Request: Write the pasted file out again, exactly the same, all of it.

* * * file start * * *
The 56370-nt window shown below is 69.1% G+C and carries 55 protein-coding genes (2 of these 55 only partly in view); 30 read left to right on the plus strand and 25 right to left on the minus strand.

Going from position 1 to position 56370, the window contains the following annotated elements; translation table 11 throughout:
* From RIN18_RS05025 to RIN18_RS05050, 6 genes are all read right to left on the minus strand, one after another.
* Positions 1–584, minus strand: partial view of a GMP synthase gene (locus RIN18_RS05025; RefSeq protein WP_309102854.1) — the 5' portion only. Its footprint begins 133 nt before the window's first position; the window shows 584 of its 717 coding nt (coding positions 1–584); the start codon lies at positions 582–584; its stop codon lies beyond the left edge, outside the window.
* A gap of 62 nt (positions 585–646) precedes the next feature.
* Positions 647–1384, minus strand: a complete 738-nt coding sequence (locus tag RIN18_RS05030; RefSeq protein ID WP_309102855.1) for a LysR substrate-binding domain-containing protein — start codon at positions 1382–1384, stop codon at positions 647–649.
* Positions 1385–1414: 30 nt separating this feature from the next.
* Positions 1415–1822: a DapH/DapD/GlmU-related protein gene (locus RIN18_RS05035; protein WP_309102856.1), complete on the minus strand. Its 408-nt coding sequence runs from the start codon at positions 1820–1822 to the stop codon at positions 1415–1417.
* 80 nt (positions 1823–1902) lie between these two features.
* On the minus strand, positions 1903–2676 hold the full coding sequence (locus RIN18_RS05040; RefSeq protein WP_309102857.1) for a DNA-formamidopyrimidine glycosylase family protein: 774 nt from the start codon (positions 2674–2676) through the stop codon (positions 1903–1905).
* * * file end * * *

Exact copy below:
The 56370-nt window shown below is 69.1% G+C and carries 55 protein-coding genes (2 of these 55 only partly in view); 30 read left to right on the plus strand and 25 right to left on the minus strand.

Going from position 1 to position 56370, the window contains the following annotated elements; translation table 11 throughout:
* From RIN18_RS05025 to RIN18_RS05050, 6 genes are all read right to left on the minus strand, one after another.
* Positions 1–584, minus strand: partial view of a GMP synthase gene (locus RIN18_RS05025; RefSeq protein WP_309102854.1) — the 5' portion only. Its footprint begins 133 nt before the window's first position; the window shows 584 of its 717 coding nt (coding positions 1–584); the start codon lies at positions 582–584; its stop codon lies beyond the left edge, outside the window.
* A gap of 62 nt (positions 585–646) precedes the next feature.
* Positions 647–1384, minus strand: a complete 738-nt coding sequence (locus tag RIN18_RS05030; RefSeq protein ID WP_309102855.1) for a LysR substrate-binding domain-containing protein — start codon at positions 1382–1384, stop codon at positions 647–649.
* Positions 1385–1414: 30 nt separating this feature from the next.
* Positions 1415–1822: a DapH/DapD/GlmU-related protein gene (locus RIN18_RS05035; protein WP_309102856.1), complete on the minus strand. Its 408-nt coding sequence runs from the start codon at positions 1820–1822 to the stop codon at positions 1415–1417.
* 80 nt (positions 1823–1902) lie between these two features.
* On the minus strand, positions 1903–2676 hold the full coding sequence (locus RIN18_RS05040; RefSeq protein WP_309102857.1) for a DNA-formamidopyrimidine glycosylase family protein: 774 nt from the start codon (positions 2674–2676) through the stop codon (positions 1903–1905).